Biden can do better on China if he learns from Trump’s mistakes
The debate about whether TikTok is a legitimate national security threat continues. On December 7, federal judge Carl Nichols blocked yet another attempt by the Commerce Department and the Trump administration to ban TikTok from being downloaded by new users in the United States. Judge Nichols called the attempted ban “arbitrary and capricious,” two words which too often now seem like apt descriptors of American foreign policy. If the Biden administration wants to be more effective when it comes to persuading Americans which companies pose actual threats, they’ll need to keep in mind a couple of lessons from the 2020 TikTok debacle. They should start with establishing transparent criteria for what counts as a national security threat.
When the Trump administration first raised alarm bells about TikTok, it was on the grounds that the Chinese Communist Party (CCP) could potentially gain access to a treasure trove of sensitive data detailing the lives of millions of Americans. Chinese access to American data is a legitimate national security concern. Indeed, we know that Chinese intelligence organizations have been linked to several incidents of hackers stealing personal information, which is then used in attempts to target Americans for intelligence purposes.
Therefore, TikTok becomes an easy target for an administration looking to be tough on China. After all, when the CCP has its hand in everything, it’s tempting to treat everything like the CCP. However, attempting to ban every company that comes from or works in China isn’t a feasible policy strategy. It would be impossible, not to mention economically devastating, with many of the costs being borne by American citizens and American companies. Equally problematic, however, is picking individual companies to “ban” in a spurious and legally dubious manner.
The lack of transparency when it comes to determining what counts as a national security threat leaves businesses uncertain of which companies they can engage with in business. When the president of the United States pushes for acquisition of Chinese business by American companies, as in the case of Microsoft and TikTok, it undermines the credibility of national security by blurring the line between national security and economic protectionism.
In order to clarify this distinction, the Biden administration must ask two questions. First, they need to ask what criteria they should use to determine whether a Chinese company poses a national security threat. Second, they need to ask what is the least costly policy response that will mitigate the potential risk. As I wrote last year, “Without answers to these initial questions, we cannot determine whether a ban (…) or even a government use embargo such as the one placed on Huawei, is appropriate.”
TikTok is just one of many Chinese companies that has come under scrutiny by the U.S. government; a list that includes Huawei, DJI, WeChat and former Grindr parent company Beijing Kunlun Tech Co. Ltd. But the risks posed by each of these companies is quite different. It makes sense that the appropriate policy response to each should look different as well.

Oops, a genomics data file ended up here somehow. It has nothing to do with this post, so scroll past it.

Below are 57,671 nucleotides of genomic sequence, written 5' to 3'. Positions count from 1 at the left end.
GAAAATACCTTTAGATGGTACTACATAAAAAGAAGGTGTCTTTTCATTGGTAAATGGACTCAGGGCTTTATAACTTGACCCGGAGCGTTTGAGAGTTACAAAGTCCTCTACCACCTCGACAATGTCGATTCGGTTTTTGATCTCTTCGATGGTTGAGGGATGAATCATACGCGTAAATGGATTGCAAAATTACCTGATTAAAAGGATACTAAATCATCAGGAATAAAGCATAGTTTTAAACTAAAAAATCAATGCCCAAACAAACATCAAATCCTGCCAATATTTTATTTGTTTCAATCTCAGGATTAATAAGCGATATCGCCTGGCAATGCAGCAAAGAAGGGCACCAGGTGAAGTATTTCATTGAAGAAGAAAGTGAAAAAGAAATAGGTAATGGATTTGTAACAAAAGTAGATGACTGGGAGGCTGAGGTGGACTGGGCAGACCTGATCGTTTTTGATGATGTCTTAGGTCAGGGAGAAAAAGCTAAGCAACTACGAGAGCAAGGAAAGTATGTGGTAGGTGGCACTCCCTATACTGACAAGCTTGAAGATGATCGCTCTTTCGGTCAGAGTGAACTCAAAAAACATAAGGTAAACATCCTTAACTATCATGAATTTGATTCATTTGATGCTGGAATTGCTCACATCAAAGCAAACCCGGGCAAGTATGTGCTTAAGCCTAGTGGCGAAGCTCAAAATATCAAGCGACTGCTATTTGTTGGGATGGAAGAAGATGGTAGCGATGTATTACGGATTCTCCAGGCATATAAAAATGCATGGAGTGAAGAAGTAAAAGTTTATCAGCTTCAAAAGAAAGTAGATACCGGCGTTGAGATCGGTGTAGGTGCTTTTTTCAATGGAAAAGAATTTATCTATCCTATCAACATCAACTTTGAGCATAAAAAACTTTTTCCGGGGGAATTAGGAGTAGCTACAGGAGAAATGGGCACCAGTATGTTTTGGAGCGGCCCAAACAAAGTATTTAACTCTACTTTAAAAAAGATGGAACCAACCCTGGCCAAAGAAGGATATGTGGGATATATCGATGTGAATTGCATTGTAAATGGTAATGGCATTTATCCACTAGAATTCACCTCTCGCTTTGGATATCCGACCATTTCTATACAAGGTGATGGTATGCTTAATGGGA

To be clear, I believe the Biden administration should be aggressive in holding the CCP accountable for its panoply of bad behavior, including stealing data, encouraging IP theft and undercutting global markets through state-supported enterprises. However, in order to do this successfully, the federal government needs to be unified in what it deems a threat and how best to counter it. Without transparent criteria, this unity cannot occur.
Whether TikTok is a legitimate threat has been debated for months. However, the lesson that should be learned by the Biden administration isn’t that Chinese companies are dangerous, but that a lack of transparency and unity regarding national security concerns leads only to legal drama that undermines the strength of the United States’ global posture by making the government look weak and uncoordinated.
The problem isn’t that the United States lacks the ability to mitigate Chinese threats. On the contrary, over the past few years we’ve seen myriad commissions, bills and bans attempting to counter the CCP and limit the influence of Chinese companies. The problem is that too many of these efforts are pursued in an opaque, disjointed manner that too often limits its justification to “China = bad, United States = good.” This is bad foreign policy and bad economic policy. Think tanks and academia can help with suggesting better policies; indeed, my own organization recently launched an initiative to do just that. But ultimately it is up to the new administration to decide how to address Chinese threats. Biden should learn from his predecessor and strive to do better.
Kathryn Waldron is a fellow with the Cybersecurity and Emerging Threats team at the R Street Institute.
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